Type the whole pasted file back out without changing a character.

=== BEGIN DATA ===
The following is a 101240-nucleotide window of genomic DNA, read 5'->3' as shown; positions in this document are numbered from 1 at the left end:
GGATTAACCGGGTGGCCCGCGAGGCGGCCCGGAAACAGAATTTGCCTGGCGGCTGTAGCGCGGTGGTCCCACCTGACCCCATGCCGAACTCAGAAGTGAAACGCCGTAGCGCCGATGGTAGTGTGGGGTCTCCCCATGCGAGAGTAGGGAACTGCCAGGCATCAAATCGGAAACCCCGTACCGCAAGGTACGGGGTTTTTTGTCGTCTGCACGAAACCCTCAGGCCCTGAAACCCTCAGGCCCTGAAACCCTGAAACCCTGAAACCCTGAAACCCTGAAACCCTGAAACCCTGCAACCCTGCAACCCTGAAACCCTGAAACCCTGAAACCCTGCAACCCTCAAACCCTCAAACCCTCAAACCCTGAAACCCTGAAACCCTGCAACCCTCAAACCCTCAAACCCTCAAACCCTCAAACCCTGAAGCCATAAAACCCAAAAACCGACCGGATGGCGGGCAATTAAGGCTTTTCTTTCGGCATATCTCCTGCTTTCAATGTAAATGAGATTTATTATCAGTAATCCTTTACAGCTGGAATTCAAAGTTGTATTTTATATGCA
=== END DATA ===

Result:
The following is a 101240-nucleotide window of genomic DNA, read 5'->3' as shown; positions in this document are numbered from 1 at the left end:
GGATTAACCGGGTGGCCCGCGAGGCGGCCCGGAAACAGAATTTGCCTGGCGGCTGTAGCGCGGTGGTCCCACCTGACCCCATGCCGAACTCAGAAGTGAAACGCCGTAGCGCCGATGGTAGTGTGGGGTCTCCCCATGCGAGAGTAGGGAACTGCCAGGCATCAAATCGGAAACCCCGTACCGCAAGGTACGGGGTTTTTTGTCGTCTGCACGAAACCCTCAGGCCCTGAAACCCTCAGGCCCTGAAACCCTGAAACCCTGAAACCCTGAAACCCTGAAACCCTGAAACCCTGCAACCCTGCAACCCTGAAACCCTGAAACCCTGAAACCCTGCAACCCTCAAACCCTCAAACCCTCAAACCCTGAAACCCTGAAACCCTGCAACCCTCAAACCCTCAAACCCTCAAACCCTCAAACCCTGAAGCCATAAAACCCAAAAACCGACCGGATGGCGGGCAATTAAGGCTTTTCTTTCGGCATATCTCCTGCTTTCAATGTAAATGAGATTTATTATCAGTAATCCTTTACAGCTGGAATTCAAAGTTGTATTTTATATGCA